The Nordic country of Finland has always been at the forefront of education reform. Finnish students don't have to worry about being tardy, homework or standardized tests. They get a 15-minute recess every hour and attend school fewer days than kids in most developed nations (not America). Since February 2015, students have not even had to learn cursive handwriting.

What's amazing is that despite these "lax" rules, Finnish students consistently outperform most of their peers in the Programme for International Student Assessment Tests (PISA). Created by the Organization for Economic Co-Operation and Development (OECD) it compares the global educational attainment of 15-year-old students across the world in Mathematics, Science and Reading.

While most countries would leave well enough alone, Finland's educators believe in order to succeed in the 21st century, students need to develop more integrated knowledge and skills about real world issues. Hence, from August 2016, Finnish students will get some reprieve from having to learn individual subjects like History, English, Math, etc. in isolation. Instead, the subjects will be taught intertwined as part of a broader topic.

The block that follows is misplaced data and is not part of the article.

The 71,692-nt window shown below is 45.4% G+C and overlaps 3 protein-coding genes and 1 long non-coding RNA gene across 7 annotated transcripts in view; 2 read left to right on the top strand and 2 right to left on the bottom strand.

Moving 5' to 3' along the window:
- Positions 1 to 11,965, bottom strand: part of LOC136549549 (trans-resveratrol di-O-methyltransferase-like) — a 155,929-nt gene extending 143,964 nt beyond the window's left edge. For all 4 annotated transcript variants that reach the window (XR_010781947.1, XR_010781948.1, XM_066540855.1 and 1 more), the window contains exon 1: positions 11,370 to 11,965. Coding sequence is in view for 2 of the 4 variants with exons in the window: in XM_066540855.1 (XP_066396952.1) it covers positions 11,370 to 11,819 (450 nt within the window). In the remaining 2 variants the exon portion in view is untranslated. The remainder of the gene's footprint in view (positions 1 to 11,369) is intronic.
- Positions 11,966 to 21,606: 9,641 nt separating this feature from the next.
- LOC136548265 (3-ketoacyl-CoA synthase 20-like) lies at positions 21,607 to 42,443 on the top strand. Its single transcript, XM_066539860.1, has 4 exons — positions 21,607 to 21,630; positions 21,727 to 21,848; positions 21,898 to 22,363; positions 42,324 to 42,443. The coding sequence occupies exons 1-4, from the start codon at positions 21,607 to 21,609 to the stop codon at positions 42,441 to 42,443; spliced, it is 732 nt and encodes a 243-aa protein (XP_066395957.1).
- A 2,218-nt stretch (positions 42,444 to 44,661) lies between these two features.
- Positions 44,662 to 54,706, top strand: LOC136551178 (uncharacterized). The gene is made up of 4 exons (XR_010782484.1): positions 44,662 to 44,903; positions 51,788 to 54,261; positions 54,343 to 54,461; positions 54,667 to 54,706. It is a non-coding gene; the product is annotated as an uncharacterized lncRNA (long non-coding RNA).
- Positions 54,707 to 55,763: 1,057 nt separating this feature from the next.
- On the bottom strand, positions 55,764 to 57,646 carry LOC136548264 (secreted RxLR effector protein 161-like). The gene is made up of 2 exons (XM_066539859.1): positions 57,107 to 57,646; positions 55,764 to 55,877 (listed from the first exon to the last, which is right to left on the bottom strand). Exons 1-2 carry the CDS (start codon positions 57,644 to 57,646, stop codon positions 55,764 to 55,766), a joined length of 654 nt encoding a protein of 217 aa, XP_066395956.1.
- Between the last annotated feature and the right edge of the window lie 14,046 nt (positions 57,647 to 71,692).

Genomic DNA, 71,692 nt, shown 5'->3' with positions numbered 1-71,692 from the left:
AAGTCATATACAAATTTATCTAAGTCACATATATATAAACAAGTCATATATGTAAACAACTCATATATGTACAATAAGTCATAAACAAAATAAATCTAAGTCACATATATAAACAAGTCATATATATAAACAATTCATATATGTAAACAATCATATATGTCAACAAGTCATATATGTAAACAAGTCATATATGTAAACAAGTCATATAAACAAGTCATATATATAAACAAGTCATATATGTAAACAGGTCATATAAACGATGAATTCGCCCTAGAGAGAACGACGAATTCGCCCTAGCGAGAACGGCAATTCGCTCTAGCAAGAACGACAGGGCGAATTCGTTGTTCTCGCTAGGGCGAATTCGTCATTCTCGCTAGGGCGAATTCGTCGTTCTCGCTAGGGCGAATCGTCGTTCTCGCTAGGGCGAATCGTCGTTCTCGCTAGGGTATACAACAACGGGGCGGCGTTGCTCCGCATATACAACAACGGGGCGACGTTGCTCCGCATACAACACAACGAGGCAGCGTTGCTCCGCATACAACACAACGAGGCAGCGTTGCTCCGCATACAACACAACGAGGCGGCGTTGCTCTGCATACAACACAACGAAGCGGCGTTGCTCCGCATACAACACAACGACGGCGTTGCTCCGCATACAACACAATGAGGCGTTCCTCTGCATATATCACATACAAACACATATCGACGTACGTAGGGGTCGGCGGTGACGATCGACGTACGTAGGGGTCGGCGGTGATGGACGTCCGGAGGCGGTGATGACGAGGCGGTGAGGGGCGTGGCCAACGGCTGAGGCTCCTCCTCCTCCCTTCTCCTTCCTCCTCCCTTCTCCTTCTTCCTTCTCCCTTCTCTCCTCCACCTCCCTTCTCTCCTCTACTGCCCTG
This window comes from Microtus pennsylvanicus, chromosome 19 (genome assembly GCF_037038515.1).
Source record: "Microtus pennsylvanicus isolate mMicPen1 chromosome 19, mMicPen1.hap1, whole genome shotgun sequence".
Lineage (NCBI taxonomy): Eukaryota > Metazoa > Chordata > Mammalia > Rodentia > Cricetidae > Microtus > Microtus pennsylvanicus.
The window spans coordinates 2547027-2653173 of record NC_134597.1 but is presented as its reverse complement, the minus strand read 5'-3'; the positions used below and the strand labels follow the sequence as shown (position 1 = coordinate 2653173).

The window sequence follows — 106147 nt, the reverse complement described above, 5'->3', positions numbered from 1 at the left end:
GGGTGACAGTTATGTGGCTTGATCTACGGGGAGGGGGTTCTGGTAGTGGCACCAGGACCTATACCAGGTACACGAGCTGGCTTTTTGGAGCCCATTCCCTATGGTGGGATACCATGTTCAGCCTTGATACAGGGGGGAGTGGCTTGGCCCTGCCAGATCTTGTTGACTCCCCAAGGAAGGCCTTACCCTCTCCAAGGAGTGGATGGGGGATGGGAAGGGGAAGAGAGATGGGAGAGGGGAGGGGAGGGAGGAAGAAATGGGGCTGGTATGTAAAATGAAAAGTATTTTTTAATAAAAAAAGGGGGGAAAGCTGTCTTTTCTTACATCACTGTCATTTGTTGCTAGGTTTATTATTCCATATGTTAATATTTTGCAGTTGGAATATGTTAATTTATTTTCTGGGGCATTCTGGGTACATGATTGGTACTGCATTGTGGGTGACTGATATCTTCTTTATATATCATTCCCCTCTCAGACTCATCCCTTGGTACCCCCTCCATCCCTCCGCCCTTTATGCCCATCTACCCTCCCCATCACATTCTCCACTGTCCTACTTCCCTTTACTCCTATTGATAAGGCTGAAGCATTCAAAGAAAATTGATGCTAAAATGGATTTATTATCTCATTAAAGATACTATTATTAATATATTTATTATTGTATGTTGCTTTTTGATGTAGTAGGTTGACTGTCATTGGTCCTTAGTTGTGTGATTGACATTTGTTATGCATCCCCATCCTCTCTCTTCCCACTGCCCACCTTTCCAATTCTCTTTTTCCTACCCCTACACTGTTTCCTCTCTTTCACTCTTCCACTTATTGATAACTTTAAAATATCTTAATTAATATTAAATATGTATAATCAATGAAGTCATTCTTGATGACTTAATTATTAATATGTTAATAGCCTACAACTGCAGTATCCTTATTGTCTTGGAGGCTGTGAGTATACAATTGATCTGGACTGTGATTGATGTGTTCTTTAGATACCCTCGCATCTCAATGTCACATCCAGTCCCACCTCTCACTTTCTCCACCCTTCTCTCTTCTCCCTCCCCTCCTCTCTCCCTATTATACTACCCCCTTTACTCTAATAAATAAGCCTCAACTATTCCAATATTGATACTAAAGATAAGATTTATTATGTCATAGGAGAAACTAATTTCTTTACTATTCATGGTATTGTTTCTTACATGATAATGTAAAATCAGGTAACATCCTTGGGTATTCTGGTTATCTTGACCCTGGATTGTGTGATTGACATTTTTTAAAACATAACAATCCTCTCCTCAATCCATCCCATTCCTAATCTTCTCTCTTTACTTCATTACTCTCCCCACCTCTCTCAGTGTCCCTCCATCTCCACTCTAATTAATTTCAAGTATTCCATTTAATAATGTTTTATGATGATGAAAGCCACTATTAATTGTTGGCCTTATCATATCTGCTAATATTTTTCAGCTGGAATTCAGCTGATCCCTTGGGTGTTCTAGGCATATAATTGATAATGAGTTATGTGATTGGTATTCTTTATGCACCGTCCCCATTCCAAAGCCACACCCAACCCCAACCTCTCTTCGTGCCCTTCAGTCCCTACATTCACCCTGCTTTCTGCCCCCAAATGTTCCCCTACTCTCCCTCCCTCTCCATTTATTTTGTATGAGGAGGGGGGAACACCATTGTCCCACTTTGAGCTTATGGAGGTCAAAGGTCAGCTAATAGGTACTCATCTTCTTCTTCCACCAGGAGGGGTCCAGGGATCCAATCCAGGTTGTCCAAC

All schools will be required to have at least one extended period of the new multi-disciplinary, phenomenon-based teaching and learning in their curricula. However, the educators will be given full freedom to decide on the length of the period. The law also stipulates that students be involved in the planning and assessment of the new curriculum.

Though the changes may sound radical to some, for the kids at Helsinki's Siltamaki Primary School, it is already a way of life. Here, students engage in what principal Anne-Mari Jaatinen describes as "joyful learning." This means playing chess in corridors or running around the hallways collecting information about different parts of Africa.

Things are as fun in the classroom. During English (a second language), students don't waste time trying to memorize verbs and nouns. Instead, they learn the language in an interactive manner with activities like matching weather conditions with the appropriate country on a map of continental Europe. This activity is not only fun, but also allows the kids to master English and Geography at the same time. Besides helping them learn, school principal Anne-Mari Jaatinen believes this approach allows for greater collaboration and communication between pupils and also helps them develop creative thinking skills!

As with any new idea, this one has its share of critics and fans. Some Finnish teachers believe that breaking away from the traditional method of teaching by subject will bring about a positive fundamental change in schools. Others are not so sure. They think it is the wrong way to improve teaching and learning in schools.

Only time will tell who is right. Meanwhile, the world will be watching closely to see if this reform further improves a literacy system that is already the envy of educators globally. If the phenomenon-based learning yields "phenomenal" results it may even be adapted by schools worldwide. This means you may no longer have to endure hour-long sessions of Math, Science and History!